(10.15.20—I Desire Mercy!--Matthew 12:7)
My friend, may I ask you a question? When our lives are filled with little resentments every day, it is true these often lead to bitterness and an unforgiving attitude?
My friend, life’s a story, welcome to This Passing Day.
I’m M. Clifford Brunner?
It’s wood-making time again. That means countless hours of cutting, splitting, stacking and restacking of the many cords of wood that will be required for the upcoming heating season here at Beech Springs. It’s also time to take that odd array of used chainsaw chains into the hardware store for sharpening. This past week I did just that and was ready to go when Saturday dawned and the work beckoned. There’s one thing about chainsaw chains that has always fascinated me, how- ever, and I witnessed that again this past Saturday. A freshly sharpened chain can make scores of cuts into the hardest of wood and remain fairly sharp. But, just let that chain touch the ground for but a split second while the saw is running and it nearly instantaneously becomes dull. Just a little dirt can do in a split second what it takes the hardened core of tree trunk to do in hours.
It’s like that with little resentments in our lives that often lead to bitterness and an unforgiving attitude.
Here’s a story: Many years ago in Madrid a father and son had become estranged. Despite all the father’s efforts, there could be no reconciliation. Finally, the son ran away from home leaving his father discouraged and lonely. After several days the father set off to find him. He looked for him down every street and alley in the city. He searched for months to no avail. He returned home with a broken heart. Finally, in a last desperate effort to find him, the father came up with one last, desperate idea. He decided to put an ad in a Madrid newspaper. The ad read: “Dear Paco, meet me in front of this newspaper office at noon on Saturday. All is forgiven. I love you. Your Father.” The week passed slowly and then, when Saturday morning dawned, the father went down to the newspaper office expecting the worst. During the course of the day, however, 800 Pacos showed up, looking for forgiveness and love from THEIR fathers. (Bits & Pieces, October 15, 1992.)
How many Paco’s are out there in your life just waiting to taste just a small helping of your mercy? The only thing stand- ing between you and them may be a small resentment that you harbor, a little sin committed. It’s so often the little things, like resentments, that finally divide people and quickly dull relationships. And the solution, of course, is to let them go. There is really nothing particularly profound about it. It’s like my grandmother always said, “You can nurse a grudge, but it will never get better. While you’re busy pouting, they’re out dancing.” For fulfilling and lasting relationships to happen in our lives, letting go of bitterness and resentment is a must. Refuse to carry them around and you may be surprised at how much energy you have left for dancing WITH your friends and how SHARP your relationships will stay.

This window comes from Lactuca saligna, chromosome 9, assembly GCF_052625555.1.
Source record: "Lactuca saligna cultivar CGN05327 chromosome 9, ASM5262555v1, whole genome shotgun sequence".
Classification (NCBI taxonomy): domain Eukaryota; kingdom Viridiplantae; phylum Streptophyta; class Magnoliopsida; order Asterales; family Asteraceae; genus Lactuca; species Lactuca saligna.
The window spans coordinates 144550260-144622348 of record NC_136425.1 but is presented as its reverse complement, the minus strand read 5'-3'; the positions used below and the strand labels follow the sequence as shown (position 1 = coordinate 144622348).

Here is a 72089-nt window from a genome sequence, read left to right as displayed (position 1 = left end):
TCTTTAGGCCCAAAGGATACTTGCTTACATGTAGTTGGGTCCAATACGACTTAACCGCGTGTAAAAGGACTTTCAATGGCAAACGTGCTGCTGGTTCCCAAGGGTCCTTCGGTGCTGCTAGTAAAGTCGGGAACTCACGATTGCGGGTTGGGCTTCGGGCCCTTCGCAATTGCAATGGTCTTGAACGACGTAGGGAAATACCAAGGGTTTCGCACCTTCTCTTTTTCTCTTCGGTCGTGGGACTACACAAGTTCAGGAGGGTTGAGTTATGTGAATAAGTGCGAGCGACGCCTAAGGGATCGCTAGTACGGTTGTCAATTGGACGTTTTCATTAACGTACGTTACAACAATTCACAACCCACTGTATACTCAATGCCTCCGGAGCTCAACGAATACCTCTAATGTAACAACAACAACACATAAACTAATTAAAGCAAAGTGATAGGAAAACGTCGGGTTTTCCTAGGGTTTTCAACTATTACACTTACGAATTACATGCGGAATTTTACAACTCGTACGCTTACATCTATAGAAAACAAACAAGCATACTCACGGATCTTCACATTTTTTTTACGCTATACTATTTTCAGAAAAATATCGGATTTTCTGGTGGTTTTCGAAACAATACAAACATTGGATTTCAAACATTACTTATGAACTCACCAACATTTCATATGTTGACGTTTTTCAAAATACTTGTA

We pray. Heavenly Father. Little things, like resentments, divide us from those who love us and quickly dull relationships that used to be sharp. Lord, we have such a hard time sometimes letting them go. Please forgive us. It’s truly like the adage, “You can nurse a grudge, but it will never get better. While you’re busy pouting, they’re out dancing.” Grant O Lord that we can have fulfilling and lasting relationships to happen in our lives, if we let go of bitterness and resentment we carry. Help us not to carry them around and show us how much energy we have left for dancing WITH our friends and how SHARP our relationships will stay. In Jesus name we pray. Amen!
Therefore my friend, do not worry about tomorrow, for tomorrow will worry for itself; each day has enough trouble of its own. (Matt 6:34) This Passing Day. May this passing day honor our Lord and Savior Jesus Christ and be a blessing to you and everyone you meet. Find a stranger and say hello. Don't let another day pass without your day blessing someone else.
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<firstname.lastname@example.org> From Beech Springs, God bless you for Jesus sake.